Addressing Climate Change: Changing a Culture

How to Make Science Matter

Back to Article
Back to Article

Addressing Climate Change: Changing a Culture

38

1

By Alexander Pralea, Editor

Hang on for a minute...we're trying to find some more stories you might like.


Email This Story






In 2006, Al Gore released a film that was years in the making: An Inconvenient Truth. Reporters heralded him as a hero and luminary who used his position of influence to increase public awareness of the pressing issue of climate change. He made few factual errors and was thus universally considered among scientists to have portrayed scientific knowledge (like the Keeling Curve depicting the rise in carbon dioxide concentration in the atmosphere) well. However, a later perspective reveals that he took the country years back by transforming science, in the form of climate change, into a political issue associated with Democrats, thereby tearing it away from its Republican roots.

Climate change transcends political boundaries. It cares little if one is a Republican or a Democrat, a city-dweller or rural farmer, a Manhattanite or a Denverite, an American or a Spaniard. It affects all. President Richard Nixon, a Republican, recognized this crucial fact throughout his presidency, in which he made the word conservative synonymous with conservationist (after all, both share the same Latin root). In 1970, he signed the National Environmental Policy Act (NEPA) that created the Council of Environment Quality to require the creation of an environmental impact statement (EIS) whenever a federal action might compromise environmental quality. This vital piece of legislation revolutionized the blossoming field of environmental justice and science. Beforehand, the environment was deemed separate from humanity; after all, who cared for a simple bird species? However, increasing pollution levels drove Americans to desire change. They had witnessed the ramifications of environmental damage, as captured through scientist Rachel Carson’s novel Silent Spring, referring to the possibility that so many birds would be decimated by the pesticide DDT that none would be left to sing, and the catching on fire of the polluted Cuyahoga River in Ohio.  NEPA forced agencies that cooperate with the government to evaluate the fact that economic decisions have external costs that inflict damage on people not involved in the decision making. However, as people endured the necessary consequences of environmental protection, they felt the restrictions were burdensome and excessive, reversing many strides that the country had made and increasing divisiveness along political lines.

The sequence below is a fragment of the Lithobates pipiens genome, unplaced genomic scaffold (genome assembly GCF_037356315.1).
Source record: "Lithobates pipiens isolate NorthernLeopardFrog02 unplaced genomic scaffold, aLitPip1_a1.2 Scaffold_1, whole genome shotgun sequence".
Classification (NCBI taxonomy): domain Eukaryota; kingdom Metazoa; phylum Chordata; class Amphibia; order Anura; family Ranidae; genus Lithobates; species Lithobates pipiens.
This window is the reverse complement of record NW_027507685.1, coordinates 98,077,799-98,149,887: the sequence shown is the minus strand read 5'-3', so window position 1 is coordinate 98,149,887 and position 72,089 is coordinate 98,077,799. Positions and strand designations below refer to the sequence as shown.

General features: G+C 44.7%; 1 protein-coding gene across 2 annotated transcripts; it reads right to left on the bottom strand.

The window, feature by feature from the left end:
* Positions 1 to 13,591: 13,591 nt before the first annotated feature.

A Yale Climate Opinion map spanning the entire United States depicts a sharp rural vs urban divide in accordance with this political polarization. [1] Most notably, however, the difference changes based on how the climate change question is phrased. Although some politicians may make it seem that the “silent majority” considers climate change a hoax fabricated by the Chinese, the map tells otherwise – at least initially. Nationally, a stunning 70% believe climate change is happening. The problem comes into play when the question becomes more nuanced: will global warming affect me personally? In a stark reality, only 40% of Americans, mostly concentrated in diverse cities most directly affected by global warming, believe it will affect them personally. To most Americans, it is a distant, non-anthropogenic issue that mostly afflicts those in developing nations. To change this attitude, we as a nation must change the way we perceive climate change.

First of all, the government must continue to offer its unflinching support for the EPA’s efforts to combat climate change, rather than handicap its ability to provide for clean air and water access for all Americans. Subsidies of large fossil fuel corporations – amounting to a whopping $775 billion in 2012 – must be eliminated if Americans hope to conserve their planet, [2] This means Americans must be willing to compromise in the form of higher prices for unsubsidized gasoline and oil.  Ultimately, the struggle with climate change paints a dismal picture of the state of science in the country. Science is no longer regarded as credible and is instead warped into an endeavor designed to support the agenda of the “liberal elite,” even when gas companies like ExxonMobil recognize the indisputable truth behind climate change and the country’s current administration (which paradoxically does not believe climate change to be real) released a report calling for immediate action in response to climate change to avoid a whopping seven degree Fahrenheit increase in global temperatures by 2100. [3] [4]  Helping Americans acknowledge science in all its forms and take advantage of scientific data to adapt their lifestyles is a key aspect of climate change policy, as enhanced technology alone cannot remedy climate change. Science paves the path for a better future, though short-term difficulties may deter many politicians from reinforcing laws that limit greenhouse gas emissions and promote sustainable agriculture and development, all of which will result in tangible, long-term benefits for the globe.

Print Friendly, PDF & Email